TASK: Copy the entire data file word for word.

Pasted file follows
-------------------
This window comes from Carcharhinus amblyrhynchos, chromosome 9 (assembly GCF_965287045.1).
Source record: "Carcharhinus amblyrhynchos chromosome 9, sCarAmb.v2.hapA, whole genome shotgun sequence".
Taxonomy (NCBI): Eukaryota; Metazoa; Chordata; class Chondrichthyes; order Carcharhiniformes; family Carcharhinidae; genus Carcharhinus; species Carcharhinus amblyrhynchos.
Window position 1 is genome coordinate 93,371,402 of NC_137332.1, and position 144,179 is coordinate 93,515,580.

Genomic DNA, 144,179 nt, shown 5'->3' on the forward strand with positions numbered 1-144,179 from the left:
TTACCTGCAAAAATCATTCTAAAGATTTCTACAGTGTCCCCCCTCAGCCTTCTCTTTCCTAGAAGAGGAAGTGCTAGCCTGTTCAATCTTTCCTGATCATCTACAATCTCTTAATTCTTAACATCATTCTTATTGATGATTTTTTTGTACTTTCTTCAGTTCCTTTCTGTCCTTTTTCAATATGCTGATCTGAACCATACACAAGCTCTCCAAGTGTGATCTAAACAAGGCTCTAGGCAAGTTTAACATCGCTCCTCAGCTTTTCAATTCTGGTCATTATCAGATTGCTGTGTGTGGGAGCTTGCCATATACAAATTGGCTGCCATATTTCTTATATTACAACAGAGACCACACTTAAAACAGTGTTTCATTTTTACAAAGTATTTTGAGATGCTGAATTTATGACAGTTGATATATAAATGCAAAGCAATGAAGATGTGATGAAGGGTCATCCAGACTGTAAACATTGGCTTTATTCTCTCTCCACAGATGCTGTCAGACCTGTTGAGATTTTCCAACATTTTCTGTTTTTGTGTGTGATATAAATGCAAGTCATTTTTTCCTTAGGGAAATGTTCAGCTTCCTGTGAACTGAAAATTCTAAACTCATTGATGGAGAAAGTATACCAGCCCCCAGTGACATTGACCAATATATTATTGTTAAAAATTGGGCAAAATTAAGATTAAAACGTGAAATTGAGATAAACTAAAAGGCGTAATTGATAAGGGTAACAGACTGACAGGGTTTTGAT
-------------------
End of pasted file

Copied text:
This window comes from Carcharhinus amblyrhynchos, chromosome 9 (assembly GCF_965287045.1).
Source record: "Carcharhinus amblyrhynchos chromosome 9, sCarAmb.v2.hapA, whole genome shotgun sequence".
Taxonomy (NCBI): Eukaryota; Metazoa; Chordata; class Chondrichthyes; order Carcharhiniformes; family Carcharhinidae; genus Carcharhinus; species Carcharhinus amblyrhynchos.
Window position 1 is genome coordinate 93,371,402 of NC_137332.1, and position 144,179 is coordinate 93,515,580.

Genomic DNA, 144,179 nt, shown 5'->3' on the forward strand with positions numbered 1-144,179 from the left:
TTACCTGCAAAAATCATTCTAAAGATTTCTACAGTGTCCCCCCTCAGCCTTCTCTTTCCTAGAAGAGGAAGTGCTAGCCTGTTCAATCTTTCCTGATCATCTACAATCTCTTAATTCTTAACATCATTCTTATTGATGATTTTTTTGTACTTTCTTCAGTTCCTTTCTGTCCTTTTTCAATATGCTGATCTGAACCATACACAAGCTCTCCAAGTGTGATCTAAACAAGGCTCTAGGCAAGTTTAACATCGCTCCTCAGCTTTTCAATTCTGGTCATTATCAGATTGCTGTGTGTGGGAGCTTGCCATATACAAATTGGCTGCCATATTTCTTATATTACAACAGAGACCACACTTAAAACAGTGTTTCATTTTTACAAAGTATTTTGAGATGCTGAATTTATGACAGTTGATATATAAATGCAAAGCAATGAAGATGTGATGAAGGGTCATCCAGACTGTAAACATTGGCTTTATTCTCTCTCCACAGATGCTGTCAGACCTGTTGAGATTTTCCAACATTTTCTGTTTTTGTGTGTGATATAAATGCAAGTCATTTTTTCCTTAGGGAAATGTTCAGCTTCCTGTGAACTGAAAATTCTAAACTCATTGATGGAGAAAGTATACCAGCCCCCAGTGACATTGACCAATATATTATTGTTAAAAATTGGGCAAAATTAAGATTAAAACGTGAAATTGAGATAAACTAAAAGGCGTAATTGATAAGGGTAACAGACTGACAGGGTTTTGAT